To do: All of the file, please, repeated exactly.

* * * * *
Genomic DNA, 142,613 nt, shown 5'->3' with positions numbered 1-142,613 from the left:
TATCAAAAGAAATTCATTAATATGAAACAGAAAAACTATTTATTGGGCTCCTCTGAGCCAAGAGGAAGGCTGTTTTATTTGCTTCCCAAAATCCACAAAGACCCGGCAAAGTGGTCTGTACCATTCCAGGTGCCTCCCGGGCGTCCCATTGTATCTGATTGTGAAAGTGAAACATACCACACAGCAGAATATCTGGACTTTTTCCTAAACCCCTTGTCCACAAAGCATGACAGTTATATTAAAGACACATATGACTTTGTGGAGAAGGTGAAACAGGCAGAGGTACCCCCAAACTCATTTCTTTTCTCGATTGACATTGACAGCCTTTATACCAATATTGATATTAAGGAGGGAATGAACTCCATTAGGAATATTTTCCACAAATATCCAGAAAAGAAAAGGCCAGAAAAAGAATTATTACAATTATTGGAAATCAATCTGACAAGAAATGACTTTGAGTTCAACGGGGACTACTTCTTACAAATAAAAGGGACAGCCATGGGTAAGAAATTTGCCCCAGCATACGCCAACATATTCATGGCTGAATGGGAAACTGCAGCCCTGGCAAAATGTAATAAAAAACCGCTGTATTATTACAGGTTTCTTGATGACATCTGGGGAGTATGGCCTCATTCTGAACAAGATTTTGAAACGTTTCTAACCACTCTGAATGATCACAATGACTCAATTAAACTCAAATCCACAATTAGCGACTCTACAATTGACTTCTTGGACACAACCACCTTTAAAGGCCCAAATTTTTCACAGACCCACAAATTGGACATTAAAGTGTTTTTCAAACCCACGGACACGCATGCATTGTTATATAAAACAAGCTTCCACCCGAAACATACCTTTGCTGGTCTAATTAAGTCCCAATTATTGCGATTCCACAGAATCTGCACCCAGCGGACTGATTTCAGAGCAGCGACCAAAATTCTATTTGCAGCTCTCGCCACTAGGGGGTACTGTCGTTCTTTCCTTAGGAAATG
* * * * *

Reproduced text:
Genomic DNA, 142,613 nt, shown 5'->3' with positions numbered 1-142,613 from the left:
TATCAAAAGAAATTCATTAATATGAAACAGAAAAACTATTTATTGGGCTCCTCTGAGCCAAGAGGAAGGCTGTTTTATTTGCTTCCCAAAATCCACAAAGACCCGGCAAAGTGGTCTGTACCATTCCAGGTGCCTCCCGGGCGTCCCATTGTATCTGATTGTGAAAGTGAAACATACCACACAGCAGAATATCTGGACTTTTTCCTAAACCCCTTGTCCACAAAGCATGACAGTTATATTAAAGACACATATGACTTTGTGGAGAAGGTGAAACAGGCAGAGGTACCCCCAAACTCATTTCTTTTCTCGATTGACATTGACAGCCTTTATACCAATATTGATATTAAGGAGGGAATGAACTCCATTAGGAATATTTTCCACAAATATCCAGAAAAGAAAAGGCCAGAAAAAGAATTATTACAATTATTGGAAATCAATCTGACAAGAAATGACTTTGAGTTCAACGGGGACTACTTCTTACAAATAAAAGGGACAGCCATGGGTAAGAAATTTGCCCCAGCATACGCCAACATATTCATGGCTGAATGGGAAACTGCAGCCCTGGCAAAATGTAATAAAAAACCGCTGTATTATTACAGGTTTCTTGATGACATCTGGGGAGTATGGCCTCATTCTGAACAAGATTTTGAAACGTTTCTAACCACTCTGAATGATCACAATGACTCAATTAAACTCAAATCCACAATTAGCGACTCTACAATTGACTTCTTGGACACAACCACCTTTAAAGGCCCAAATTTTTCACAGACCCACAAATTGGACATTAAAGTGTTTTTCAAACCCACGGACACGCATGCATTGTTATATAAAACAAGCTTCCACCCGAAACATACCTTTGCTGGTCTAATTAAGTCCCAATTATTGCGATTCCACAGAATCTGCACCCAGCGGACTGATTTCAGAGCAGCGACCAAAATTCTATTTGCAGCTCTCGCCACTAGGGGGTACTGTCGTTCTTTCCTTAGGAAATG